Figure 2. 6-Shogaol promotes medium glucose consumption in 3T3-L1 adipocytes and C2C12 myotubes and inhibits lipid synthesis in 3T3-L1 adipocytes. Medium glucose consumption in 3T3-L1 adipocytes (A) or C2C12 myotubes (B) in response to the treatment of different concentrations of 6-shogaol and 6-gingerol without or with insulin (0.32 μM) in 450 mg/dL d-glucose DMEM. After 24 h, the remaining glucose concentration of the medium was measured using a chemistry analyzer. The data represent the amount of glucose in mg/dL consumed by the cells after 24 h of treatment. 6-Gingerol (100 μM) and pioglitazone (100 μM) were used as the positive controls. (C) Oil Red O staining of lipid droplets in 3T3-L1 adipocytes (magnification 200×). Data reflect the mean ± SEM of three independent experiments. The red arrows indicate examples of stained oil drops in adipocytes (see the control picture). a p < 0.001, b p < 0.01 and c p < 0.05 indicate a significant difference compared with the control group.
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Figure 3. The effect of 6-, 8- or 10-shogaol on glucose utilization and lipid synthesis. Medium glucose consumption in 3T3-L1 adipocytes (A) or C2C12 myotubes (B) in response to the treatment with 6-, 8- or 10-shogaol. 3T3-L1 adipocytes or C2C12 myotubes were treated with the tested samples with or without insulin treatment (0.32 μM) in 450 mg/dL d-glucose DMEM. After 24 h, the remaining glucose concentration of the medium was analyzed using a chemistry analyzer. The data represent the amount of glucose in mg/dL consumed by the cells after 24 h of treatment. (C) Oil Red O staining and measurement of lipid content (magnification 200×). Data reflect the mean ± SEM of three independent experiments. a p < 0.001, b p < 0.01 and c p < 0.05 indicate a significant difference compared with the control group; d p < 0.001, e p < 0.01 and f p < 0.05 indicate a significant difference between the two compared groups.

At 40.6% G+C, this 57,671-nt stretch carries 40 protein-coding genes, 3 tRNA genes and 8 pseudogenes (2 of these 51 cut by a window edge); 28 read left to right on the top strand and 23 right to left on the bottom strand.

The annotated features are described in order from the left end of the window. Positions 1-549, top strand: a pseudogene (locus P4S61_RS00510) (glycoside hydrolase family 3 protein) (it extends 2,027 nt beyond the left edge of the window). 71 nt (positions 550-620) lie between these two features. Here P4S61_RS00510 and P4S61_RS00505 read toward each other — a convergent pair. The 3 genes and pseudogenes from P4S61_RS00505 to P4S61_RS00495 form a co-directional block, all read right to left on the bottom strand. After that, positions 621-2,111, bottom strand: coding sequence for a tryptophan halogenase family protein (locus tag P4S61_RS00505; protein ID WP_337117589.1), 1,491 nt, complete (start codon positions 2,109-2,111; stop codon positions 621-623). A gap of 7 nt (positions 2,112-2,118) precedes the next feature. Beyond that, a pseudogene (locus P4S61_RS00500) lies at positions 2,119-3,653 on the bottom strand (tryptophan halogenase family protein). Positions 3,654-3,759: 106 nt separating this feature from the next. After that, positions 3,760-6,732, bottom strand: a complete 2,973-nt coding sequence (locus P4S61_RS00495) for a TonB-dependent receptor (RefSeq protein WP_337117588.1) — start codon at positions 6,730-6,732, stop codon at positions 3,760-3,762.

Figure 3. The effect of 6-, 8- or 10-shogaol on glucose utilization and lipid synthesis. Medium glucose consumption in 3T3-L1 adipocytes (A) or C2C12 myotubes (B) in response to the treatment with 6-, 8- or 10-shogaol. 3T3-L1 adipocytes or C2C12 myotubes were treated with the tested samples with or without insulin treatment (0.32 μM) in 450 mg/dL d-glucose DMEM. After 24 h, the remaining glucose concentration of the medium was analyzed using a chemistry analyzer. The data represent the amount of glucose in mg/dL consumed by the cells after 24 h of treatment. (C) Oil Red O staining and measurement of lipid content (magnification 200×). Data reflect the mean ± SEM of three independent experiments. a p < 0.001, b p < 0.01 and c p < 0.05 indicate a significant difference compared with the control group; d p < 0.001, e p < 0.01 and f p < 0.05 indicate a significant difference between the two compared groups.